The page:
9 Comments [leave a civil comment (others will be removed) and please disclose relevant affiliations]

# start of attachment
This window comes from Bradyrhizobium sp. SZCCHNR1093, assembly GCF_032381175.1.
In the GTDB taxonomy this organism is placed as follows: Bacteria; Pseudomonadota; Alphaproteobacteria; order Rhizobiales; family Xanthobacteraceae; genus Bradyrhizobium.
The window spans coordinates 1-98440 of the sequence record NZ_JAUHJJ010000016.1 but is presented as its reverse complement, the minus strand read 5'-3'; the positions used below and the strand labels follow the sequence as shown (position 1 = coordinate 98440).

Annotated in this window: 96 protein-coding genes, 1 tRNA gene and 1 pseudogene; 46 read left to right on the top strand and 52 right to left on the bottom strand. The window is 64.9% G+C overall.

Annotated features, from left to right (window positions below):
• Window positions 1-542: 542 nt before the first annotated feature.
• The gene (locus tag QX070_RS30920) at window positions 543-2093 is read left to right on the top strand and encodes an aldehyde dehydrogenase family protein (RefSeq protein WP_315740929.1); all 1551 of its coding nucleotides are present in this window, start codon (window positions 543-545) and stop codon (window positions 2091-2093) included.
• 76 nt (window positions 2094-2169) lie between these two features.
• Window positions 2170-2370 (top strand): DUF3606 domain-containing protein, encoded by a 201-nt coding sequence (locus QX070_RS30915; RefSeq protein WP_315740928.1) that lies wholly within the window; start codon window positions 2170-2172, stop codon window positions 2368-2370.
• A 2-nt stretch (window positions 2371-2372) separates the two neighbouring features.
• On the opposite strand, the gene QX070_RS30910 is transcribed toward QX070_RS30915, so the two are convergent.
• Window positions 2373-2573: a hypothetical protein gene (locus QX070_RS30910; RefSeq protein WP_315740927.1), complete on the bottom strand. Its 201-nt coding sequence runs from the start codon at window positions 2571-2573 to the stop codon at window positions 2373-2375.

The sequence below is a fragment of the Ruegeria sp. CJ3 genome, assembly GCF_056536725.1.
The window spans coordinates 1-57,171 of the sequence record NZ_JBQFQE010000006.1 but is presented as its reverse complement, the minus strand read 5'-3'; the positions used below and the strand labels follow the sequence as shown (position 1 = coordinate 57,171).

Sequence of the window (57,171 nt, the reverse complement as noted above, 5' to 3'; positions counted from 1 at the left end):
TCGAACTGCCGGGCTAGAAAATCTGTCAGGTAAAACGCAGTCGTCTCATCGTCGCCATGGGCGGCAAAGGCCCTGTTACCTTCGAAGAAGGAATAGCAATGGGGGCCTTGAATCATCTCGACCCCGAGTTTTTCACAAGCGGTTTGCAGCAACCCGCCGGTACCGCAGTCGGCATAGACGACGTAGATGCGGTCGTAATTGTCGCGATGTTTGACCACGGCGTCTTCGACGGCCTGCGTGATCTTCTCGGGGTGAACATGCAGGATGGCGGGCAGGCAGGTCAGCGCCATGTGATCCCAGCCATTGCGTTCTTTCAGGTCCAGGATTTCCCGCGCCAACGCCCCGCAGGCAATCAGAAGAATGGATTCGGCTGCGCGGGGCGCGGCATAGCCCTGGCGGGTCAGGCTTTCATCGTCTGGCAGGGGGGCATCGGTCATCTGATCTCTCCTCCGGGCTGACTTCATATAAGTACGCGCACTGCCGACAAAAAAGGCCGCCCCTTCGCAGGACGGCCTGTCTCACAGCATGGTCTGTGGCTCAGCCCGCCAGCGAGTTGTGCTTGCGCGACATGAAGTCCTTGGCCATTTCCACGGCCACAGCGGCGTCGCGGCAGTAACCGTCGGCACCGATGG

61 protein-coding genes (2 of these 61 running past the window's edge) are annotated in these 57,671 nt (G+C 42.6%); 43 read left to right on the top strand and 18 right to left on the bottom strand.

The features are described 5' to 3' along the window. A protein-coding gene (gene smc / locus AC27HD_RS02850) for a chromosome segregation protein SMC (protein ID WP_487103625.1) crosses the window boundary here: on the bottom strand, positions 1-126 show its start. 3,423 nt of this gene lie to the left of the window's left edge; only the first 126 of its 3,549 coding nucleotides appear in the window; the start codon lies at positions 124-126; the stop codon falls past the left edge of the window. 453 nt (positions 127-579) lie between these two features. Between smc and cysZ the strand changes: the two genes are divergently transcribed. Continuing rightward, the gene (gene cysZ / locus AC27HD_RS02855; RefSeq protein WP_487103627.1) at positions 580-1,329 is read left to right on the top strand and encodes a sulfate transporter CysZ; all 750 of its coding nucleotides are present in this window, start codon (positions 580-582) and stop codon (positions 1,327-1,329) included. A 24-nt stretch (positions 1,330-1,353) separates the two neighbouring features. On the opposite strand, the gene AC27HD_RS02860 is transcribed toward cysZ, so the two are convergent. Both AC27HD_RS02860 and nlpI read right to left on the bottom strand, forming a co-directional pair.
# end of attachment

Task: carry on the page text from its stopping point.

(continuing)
1. I attended François-Xavier Roth’s Saturday evening performance of Mozart’s 21st piano concerto and Beethoven’s 5th Symphony with the Boston Symphony. Normally I wouldn’t seek out a concert of such standard fare, but I had read glowing reviews of his previous BSO concerts and his recordings and wanted to hear it for myself. I was completely blown away not just by consistently nuanced and frequently unusual interpretive choices, but the brilliant execution of them by the orchestra — which shows his ability to deliver them under the limited rehearsal conditions of guest conducting. Benjamin Grosvenor, the pianist for the concerto, gave a fine polished but mostly conventional performance. But I soon stopped focusing on him, and concentrated on how Roth was finding detail after detail to bring out of the concerto. (Only in the final movement did he start truly listening and responding to Roth, and stop playing for his piano teachers.) And the Beethoven started with a different premise than any other performance, live or recorded, I have heard. As the reviewer noted, the”fate” motive was handled very swiftly at the start, with no pause — as if you were dropping in on an ongoing interior dialogue instead of an attack from some external force. The first movement was so fast (despite taking all the repeats) that it almost becomes a prologue to the 2nd movement — a testimony to nobility and strength that is always present, not a respite from the drama. The ghostly 3rd repeat of the main theme of the scherzo showed that interior, negative force to already be afraid of that strength, and thus ripe for defeat in the 4th movement. And that finale: great control of dynamics and phrasing, combined with fast speeds and a lithe rather than heavy quality (as in the first movement), kept the coda from just pounding the listener to overblown effect at the end — instead it felt like waves of exhilaration. Instead of battling and achieving victory over some force called “fate,” the symphony was about achieving victory over one’s own weaknesses by recognizing one’s strength. That’s the sort of rethinking of a great warhorse that makes a program like that worth attending, even on a night where the temperature was about 5 degrees outside the hall. Roth is now on my very short list of conductors whom I must hear when he comes to town. FYI, Grosvenor fulfilled his potential as an interpreter in an encore, with a wonderfully playful and rippling performance of what I believe was a Chopin etude.